Saturday, September 18, 2010

An interview with Hal Herzog - and a chance to win his book!

Dr. Hal Herzog is a professor of psychology at Western Carolina University and the author of a new book on animals called Some We Love, Some We Hate, Some We Eat: Why It’s So Hard to Think Straight About Animals. This looks like an amazing book about the bizarre patchwork of moral rules that humans have developed about how we interact with animals and what we think of those relationships. It's already garnered rave reviews from Steven Pinker, Temple Grandin and many others.
I'm excited to announce that Dr. Herzog has agreed to do the first-ever THSP author interview. Here's how it will work:

1) Check out the links below and then post a question about Dr. Herzog's book and work in the comments. Be SURE to include your e-mail address! You have until Sunday 9/26 to post a comment.
2) Dr. Herzog will select a few of your questions to answer and will send me his replies for a follow-up post.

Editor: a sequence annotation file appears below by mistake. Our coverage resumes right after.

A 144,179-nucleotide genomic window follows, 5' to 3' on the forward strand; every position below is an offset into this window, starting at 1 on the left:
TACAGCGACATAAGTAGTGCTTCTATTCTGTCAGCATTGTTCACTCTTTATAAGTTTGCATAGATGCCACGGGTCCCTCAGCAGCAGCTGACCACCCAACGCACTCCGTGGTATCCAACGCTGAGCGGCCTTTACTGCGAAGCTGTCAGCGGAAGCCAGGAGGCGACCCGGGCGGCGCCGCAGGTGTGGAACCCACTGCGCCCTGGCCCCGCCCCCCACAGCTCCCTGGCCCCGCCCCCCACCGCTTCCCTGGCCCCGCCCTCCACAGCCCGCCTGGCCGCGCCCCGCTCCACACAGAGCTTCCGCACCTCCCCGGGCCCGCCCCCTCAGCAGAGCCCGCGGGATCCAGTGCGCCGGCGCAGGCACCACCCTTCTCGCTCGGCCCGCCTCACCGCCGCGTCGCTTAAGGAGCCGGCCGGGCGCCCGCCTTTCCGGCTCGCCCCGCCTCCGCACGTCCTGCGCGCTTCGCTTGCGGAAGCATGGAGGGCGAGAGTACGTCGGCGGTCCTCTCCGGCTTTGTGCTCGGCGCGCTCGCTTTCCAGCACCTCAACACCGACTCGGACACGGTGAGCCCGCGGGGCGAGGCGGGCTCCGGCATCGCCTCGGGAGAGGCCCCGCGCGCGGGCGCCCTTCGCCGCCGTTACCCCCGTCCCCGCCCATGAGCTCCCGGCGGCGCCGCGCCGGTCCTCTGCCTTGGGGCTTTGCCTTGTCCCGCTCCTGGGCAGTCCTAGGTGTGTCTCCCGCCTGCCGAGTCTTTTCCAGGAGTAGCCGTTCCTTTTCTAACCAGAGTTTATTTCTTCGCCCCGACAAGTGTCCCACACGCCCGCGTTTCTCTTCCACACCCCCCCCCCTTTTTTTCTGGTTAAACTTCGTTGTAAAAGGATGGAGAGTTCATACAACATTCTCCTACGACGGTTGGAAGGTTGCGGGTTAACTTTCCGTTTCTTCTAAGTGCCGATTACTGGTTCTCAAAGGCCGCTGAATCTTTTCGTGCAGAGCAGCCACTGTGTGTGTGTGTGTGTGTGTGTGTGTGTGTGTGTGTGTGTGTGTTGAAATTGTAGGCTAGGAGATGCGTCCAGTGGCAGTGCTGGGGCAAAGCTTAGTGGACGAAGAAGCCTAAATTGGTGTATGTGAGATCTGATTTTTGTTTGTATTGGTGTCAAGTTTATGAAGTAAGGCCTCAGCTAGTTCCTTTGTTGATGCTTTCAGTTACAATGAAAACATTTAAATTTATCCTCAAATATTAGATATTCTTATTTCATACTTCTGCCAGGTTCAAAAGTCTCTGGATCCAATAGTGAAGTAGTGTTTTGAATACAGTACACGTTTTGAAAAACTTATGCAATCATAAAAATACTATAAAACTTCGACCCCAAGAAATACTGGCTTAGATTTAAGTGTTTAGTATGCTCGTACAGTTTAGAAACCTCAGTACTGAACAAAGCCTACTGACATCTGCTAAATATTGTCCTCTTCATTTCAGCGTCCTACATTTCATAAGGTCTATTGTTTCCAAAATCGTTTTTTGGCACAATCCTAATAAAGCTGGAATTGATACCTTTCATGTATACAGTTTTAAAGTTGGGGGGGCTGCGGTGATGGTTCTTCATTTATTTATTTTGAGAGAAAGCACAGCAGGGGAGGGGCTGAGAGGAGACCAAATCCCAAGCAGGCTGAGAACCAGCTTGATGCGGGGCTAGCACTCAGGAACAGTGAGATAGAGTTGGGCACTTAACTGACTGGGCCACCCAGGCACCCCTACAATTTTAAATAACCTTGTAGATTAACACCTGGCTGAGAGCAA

3) At the end of that post I'll announce the winner of a free copy of Some We Love, Some We Hate, Some We Eat. I'll determine that winner by taking the number of comments and selecting one number by using a random number selector online. (Note: if the person with the winning comment doesn't include an e-mail address, I'll randomly select another number.)

 Here are some links with more on Dr. Hal Herzog:
The State of Things audio interview (from WUNC in Chapel Hill)
An interview in Salon and a column in the New York Post

Remember, post your questions in the comments below by Sunday 9/26. 
  --posted by Steve


Mrs. Welle said...

Dr. Herzog,

Animal research is something that fascinates and sometimes sparks ire among my students. The title of your book implies that you've got some insight as to why we feel so passionately about the treatment of some animals (e.g. pets), but not others (e.g. cockroaches). What can I tell my students about this seeming inconsistency?

Mrs. Welle

Shana said...

This topic is great and I can't wait to read the book. I own a ferret and just recently got a puppy. My in-laws love the dog, but try to keep as far away from the ferret as humanly possible. I find myself identifying with the topic, and I wonder to what extent these preferences and aversions are affected by experiences and to what extent they are affected by biological predispositions.

Anonymous said...

I have had my cats for about six years. I understand the attachment to them more than other cats, but here is something I do not understand--why do I care about my cats more than other humans?